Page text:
In our limited resection trial of pulmonary peripheral ground-glass opacity (GGO) lesions from 1998 to 2002, limited resection of Noguchi type A and B carcinomas seemed to have a positive outcome. However, recently three of the 24 patients, with mixed GGO lesions intraoperatively diagnosed as type B, developed a solid lesion at the cut-end scar.
Medical records and radiology and pathology findings of the three patients were reviewed. We also analyzed epidermal growth factor receptor gene mutations when possible.
Radiologically, these three second tumors were clearly cut-end scar area recurrences. However, other pathologic and mutation findings suggest metachronous primary cancers developed in Case 1, cut-end recurrence in Case 2, and needle biopsy implantation in Case 3. It is difficult to definitively conclude whether the second tumors were recurrences or metachronous primaries.
These second tumors have convinced us that our initial caution in concluding GGO lesions can be cured by limited resection was very appropriate. The recurrences definitely indicate that continuing follow-up attention for more than 5 years is needed after limited resection even for GGO bronchioloalveolar carcinomas.
"Ichiki et al. reported that of 16 patients who were diagnosed with Noguchi type A or B disease intraoperatively, 3 were diagnosed with Noguchi C disease postoperatively . Yoshida et al. reported three recurrent patients who were diagnosed with Noguchi type B disease on intraoperative examination and underwent limited resection . One had metachronous cancer, one had recurrence of the bronchial stump, and another had Noguchi type C disease on postoperative examination. "
[Show abstract][Hide abstract] ABSTRACT: Background
Lung tumors showing ground-glass opacities on high-resolution computed tomography indicate the presence of inflammation, atypical adenomatous hyperplasia, or localized bronchioloalveolar carcinoma. We adopted a two-staged video-assisted thoracoscopic lobectomy strategy involving completion lobectomy for localized bronchioloalveolar carcinoma with an invasive component according to postoperative pathological examination by permanent section after partial resection.
Forty-one patients with undiagnosed small peripheral ground-glass opacity lesions underwent partial resection from 2001 to 2007 in Hokkaido University Hospital. Localized bronchioloalveolar carcinoma was classified according to the Noguchi classification for adenocarcinoma. Malignant lesions other than Noguchi types A and B were considered for completion lobectomy and systemic mediastinal lymphadenectomy. Perioperative data of completion video-assisted thoracoscopic lobectomies were compared with data of 67 upfront video-assisted thoracoscopic lobectomies for clinical stage IA adenocarcinoma performed during the same period.
Postoperative pathological examination revealed 35 malignant and 6 non-malignant diseases. Histologically, all of the malignant diseases were adenocarcinomas of Noguchi type A (n = 7), B (n = 9), C (n = 18), and F (n = 1). Eleven of 19 patients (58%) with Noguchi type C or F underwent two-staged video-assisted thoracoscopic lobectomy. Three patients refused a second surgery. There was no cancer recurrence. The two-staged lobectomy group had a significantly longer operative time and more blood loss than the upfront lobectomy group. There was no surgical mortality or cancer recurrence.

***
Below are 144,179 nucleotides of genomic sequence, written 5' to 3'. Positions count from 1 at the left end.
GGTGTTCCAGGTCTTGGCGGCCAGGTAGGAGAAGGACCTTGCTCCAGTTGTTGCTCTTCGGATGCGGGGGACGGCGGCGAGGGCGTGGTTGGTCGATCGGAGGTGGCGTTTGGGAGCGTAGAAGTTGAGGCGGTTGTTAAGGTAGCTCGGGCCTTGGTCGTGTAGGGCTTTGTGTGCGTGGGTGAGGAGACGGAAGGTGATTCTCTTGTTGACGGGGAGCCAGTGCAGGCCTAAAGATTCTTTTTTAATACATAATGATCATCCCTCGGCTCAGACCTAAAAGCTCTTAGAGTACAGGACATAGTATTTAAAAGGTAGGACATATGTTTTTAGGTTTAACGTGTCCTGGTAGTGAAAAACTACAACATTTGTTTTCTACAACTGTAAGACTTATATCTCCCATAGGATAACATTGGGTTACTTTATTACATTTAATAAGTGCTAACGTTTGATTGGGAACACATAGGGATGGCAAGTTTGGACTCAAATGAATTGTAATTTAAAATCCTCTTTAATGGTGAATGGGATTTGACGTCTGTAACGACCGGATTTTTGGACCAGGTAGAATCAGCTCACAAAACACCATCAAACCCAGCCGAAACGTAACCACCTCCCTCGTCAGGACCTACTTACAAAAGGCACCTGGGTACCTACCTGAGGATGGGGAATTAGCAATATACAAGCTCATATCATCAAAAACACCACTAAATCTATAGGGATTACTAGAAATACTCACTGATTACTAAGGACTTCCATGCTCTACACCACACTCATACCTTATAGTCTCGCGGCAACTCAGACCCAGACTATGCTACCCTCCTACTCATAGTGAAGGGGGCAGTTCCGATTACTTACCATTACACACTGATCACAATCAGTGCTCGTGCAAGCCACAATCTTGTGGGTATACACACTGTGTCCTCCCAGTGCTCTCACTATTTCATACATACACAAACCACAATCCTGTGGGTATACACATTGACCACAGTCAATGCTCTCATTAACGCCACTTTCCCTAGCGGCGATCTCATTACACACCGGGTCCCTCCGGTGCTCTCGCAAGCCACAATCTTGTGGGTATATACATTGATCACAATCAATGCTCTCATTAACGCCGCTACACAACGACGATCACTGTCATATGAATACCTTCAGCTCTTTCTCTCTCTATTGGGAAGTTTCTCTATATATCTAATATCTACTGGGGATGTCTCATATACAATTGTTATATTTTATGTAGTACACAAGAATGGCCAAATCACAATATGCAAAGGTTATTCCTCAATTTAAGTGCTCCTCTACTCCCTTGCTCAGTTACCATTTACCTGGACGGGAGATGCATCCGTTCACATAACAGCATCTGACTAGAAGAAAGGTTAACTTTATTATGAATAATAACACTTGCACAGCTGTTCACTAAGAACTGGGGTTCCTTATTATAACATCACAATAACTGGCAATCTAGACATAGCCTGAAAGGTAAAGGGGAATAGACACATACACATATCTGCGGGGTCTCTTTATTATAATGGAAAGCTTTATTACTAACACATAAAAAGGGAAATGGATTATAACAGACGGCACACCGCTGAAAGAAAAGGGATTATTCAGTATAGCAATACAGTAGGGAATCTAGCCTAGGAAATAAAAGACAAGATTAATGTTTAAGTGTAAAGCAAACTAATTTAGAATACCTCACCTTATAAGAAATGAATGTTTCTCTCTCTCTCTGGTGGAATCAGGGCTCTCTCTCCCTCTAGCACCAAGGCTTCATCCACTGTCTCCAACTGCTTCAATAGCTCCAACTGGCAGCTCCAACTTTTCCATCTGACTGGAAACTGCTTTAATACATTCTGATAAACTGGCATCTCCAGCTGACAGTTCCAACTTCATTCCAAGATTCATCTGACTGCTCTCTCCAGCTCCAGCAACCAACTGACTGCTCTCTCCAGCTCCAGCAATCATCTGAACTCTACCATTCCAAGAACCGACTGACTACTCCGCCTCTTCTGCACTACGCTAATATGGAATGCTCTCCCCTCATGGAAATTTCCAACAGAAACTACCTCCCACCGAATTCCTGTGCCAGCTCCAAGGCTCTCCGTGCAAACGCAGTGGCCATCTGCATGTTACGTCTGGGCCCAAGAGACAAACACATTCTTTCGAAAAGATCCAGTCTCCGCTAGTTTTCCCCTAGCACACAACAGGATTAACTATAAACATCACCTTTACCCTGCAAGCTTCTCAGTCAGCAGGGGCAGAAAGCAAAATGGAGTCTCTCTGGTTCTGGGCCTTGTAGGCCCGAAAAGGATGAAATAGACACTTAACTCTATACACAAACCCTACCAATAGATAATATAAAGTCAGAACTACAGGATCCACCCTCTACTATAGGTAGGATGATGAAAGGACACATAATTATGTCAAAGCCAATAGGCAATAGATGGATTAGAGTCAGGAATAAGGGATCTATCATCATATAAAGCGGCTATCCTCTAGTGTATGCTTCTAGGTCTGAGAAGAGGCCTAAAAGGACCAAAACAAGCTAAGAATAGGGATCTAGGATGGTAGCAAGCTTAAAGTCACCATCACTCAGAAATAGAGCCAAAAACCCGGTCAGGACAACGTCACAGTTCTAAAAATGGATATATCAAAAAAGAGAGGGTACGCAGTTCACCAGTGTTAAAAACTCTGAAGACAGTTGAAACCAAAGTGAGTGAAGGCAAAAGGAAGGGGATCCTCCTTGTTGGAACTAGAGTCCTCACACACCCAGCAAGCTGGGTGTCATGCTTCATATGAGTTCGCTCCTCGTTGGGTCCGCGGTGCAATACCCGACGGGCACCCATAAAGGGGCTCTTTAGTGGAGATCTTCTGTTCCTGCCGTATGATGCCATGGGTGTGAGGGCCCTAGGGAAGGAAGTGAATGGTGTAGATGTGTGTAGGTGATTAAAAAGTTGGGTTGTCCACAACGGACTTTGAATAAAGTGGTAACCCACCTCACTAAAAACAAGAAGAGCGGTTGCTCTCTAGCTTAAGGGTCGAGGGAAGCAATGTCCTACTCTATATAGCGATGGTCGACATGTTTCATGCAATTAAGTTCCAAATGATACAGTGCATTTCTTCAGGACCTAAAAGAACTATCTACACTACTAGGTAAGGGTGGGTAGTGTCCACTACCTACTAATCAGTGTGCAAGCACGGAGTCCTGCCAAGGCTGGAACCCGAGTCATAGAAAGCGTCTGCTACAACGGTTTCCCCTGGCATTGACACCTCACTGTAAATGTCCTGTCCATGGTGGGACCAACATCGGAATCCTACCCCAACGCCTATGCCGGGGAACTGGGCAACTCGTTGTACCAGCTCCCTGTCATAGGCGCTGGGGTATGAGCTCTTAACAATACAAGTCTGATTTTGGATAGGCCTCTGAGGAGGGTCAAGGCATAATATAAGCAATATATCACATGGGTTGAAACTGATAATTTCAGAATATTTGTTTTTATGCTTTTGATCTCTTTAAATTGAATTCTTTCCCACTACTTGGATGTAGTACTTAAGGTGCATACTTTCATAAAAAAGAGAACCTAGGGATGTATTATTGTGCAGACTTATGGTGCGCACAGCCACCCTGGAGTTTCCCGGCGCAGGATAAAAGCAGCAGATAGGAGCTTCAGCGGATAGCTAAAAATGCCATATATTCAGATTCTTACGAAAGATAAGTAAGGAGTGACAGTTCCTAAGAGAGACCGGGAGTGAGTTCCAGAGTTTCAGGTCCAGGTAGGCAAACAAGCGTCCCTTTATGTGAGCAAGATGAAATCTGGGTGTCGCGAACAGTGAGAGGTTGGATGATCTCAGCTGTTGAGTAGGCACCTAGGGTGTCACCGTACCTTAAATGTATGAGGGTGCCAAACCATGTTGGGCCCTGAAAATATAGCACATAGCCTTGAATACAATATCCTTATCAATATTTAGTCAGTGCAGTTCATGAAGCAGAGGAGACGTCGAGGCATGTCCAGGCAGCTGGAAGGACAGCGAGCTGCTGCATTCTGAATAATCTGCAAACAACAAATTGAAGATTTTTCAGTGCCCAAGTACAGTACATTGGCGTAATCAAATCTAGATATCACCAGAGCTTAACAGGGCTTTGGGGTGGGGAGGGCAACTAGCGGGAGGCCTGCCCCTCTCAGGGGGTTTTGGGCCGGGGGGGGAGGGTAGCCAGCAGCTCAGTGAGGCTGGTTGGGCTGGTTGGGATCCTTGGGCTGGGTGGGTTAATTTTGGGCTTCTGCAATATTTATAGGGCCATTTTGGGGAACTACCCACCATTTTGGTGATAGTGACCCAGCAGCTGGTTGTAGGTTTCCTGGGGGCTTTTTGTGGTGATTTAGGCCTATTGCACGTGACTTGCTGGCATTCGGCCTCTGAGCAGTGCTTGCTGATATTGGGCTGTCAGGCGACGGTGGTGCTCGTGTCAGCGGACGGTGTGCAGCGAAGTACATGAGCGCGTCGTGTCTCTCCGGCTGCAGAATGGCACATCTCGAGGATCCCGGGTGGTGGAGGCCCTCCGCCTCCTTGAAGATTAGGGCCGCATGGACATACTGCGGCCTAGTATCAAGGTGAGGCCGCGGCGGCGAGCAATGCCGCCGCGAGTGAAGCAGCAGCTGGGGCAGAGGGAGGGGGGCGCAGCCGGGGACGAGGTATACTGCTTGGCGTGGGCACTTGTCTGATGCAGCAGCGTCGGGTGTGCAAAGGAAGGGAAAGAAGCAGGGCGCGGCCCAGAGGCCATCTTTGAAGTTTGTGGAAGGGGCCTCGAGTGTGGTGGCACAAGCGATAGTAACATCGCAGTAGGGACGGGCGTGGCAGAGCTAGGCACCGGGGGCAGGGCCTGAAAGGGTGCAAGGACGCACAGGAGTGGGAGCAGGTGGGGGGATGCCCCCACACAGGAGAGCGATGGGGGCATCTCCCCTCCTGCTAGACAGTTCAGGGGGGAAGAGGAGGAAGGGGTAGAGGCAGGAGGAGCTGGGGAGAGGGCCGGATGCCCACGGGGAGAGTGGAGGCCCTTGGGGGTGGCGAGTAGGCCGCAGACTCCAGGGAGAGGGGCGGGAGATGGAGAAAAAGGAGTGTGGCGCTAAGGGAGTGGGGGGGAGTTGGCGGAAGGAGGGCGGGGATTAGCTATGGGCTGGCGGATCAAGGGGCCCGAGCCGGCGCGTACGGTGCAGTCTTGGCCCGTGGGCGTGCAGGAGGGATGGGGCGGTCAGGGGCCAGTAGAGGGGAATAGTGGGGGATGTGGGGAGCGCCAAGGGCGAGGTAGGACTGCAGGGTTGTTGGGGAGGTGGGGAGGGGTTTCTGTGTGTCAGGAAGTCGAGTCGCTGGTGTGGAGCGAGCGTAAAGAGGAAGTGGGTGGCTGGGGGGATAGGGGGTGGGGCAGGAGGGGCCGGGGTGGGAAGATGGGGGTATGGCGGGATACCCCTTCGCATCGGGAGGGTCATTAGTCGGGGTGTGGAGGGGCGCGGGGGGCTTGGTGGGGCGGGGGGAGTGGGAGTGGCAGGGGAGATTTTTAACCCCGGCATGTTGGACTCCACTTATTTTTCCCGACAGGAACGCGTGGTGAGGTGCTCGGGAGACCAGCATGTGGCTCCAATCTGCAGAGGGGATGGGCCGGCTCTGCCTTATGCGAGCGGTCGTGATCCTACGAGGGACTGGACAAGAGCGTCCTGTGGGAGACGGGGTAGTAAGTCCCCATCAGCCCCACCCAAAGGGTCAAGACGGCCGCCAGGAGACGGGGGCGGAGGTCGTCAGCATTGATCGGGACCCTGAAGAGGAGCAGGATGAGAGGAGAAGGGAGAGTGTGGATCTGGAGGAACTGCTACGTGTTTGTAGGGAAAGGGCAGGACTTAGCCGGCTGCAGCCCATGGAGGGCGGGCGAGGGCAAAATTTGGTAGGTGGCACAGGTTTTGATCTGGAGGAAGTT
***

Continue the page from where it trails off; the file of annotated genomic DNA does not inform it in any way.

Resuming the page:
Two-staged lobectomy for undiagnosed small peripheral ground-glass opacity lesions showed satisfactory oncological results. However, low compliance for and invasiveness of the second surgery are concerns associated with this strategy.
Journal of Cardiothoracic Surgery 04/2013; 8(1):111. DOI:10.1186/1749-8090-8-111 · 1.03 Impact Factor
[Show abstract][Hide abstract] ABSTRACT: A new adenocarcinoma classification was recently introduced by a joint working group of the International Association for the Study of Lung Cancer (IASLC), American Thoracic Society (ATS) and European Respiratory Society (ERS). A distinction is made between pre-invasive lesions, and minimally invasive and invasive adenocarcinoma. The confusing term "bronchioloalveolar carcinoma" is not used any more and new subcategories include adenocarcinoma in situ and minimally invasive adenocarcinoma. Due to a renewed interest in screen-detected nodules and early-stage lung cancers of <2 cm, this classification also has profound implications for thoracic surgeons. In this article, surgical topics are discussed: the role of a minimally invasive approach, especially video-assisted thoracic surgery, limited resection for early-stage lung cancer, the extent of lymph node dissection, the accuracy of intraoperative frozen section analysis, management of multiple lung nodules and prognostic factors in operated patients. Specific key issues are presented based on the current evidence and areas of surgical uncertainty are defined providing a basis for further studies. Thoracic surgeons will play a major role in the application and global introduction of this new adenocarcinoma classification. The remaining controversies regarding the precise diagnosis and management of early-stage lesions will have to be resolved by multidisciplinary and international collaboration.
European Respiratory Journal 08/2011; 39(2):478-86. DOI:10.1183/09031936.00027511 · 7.64 Impact Factor
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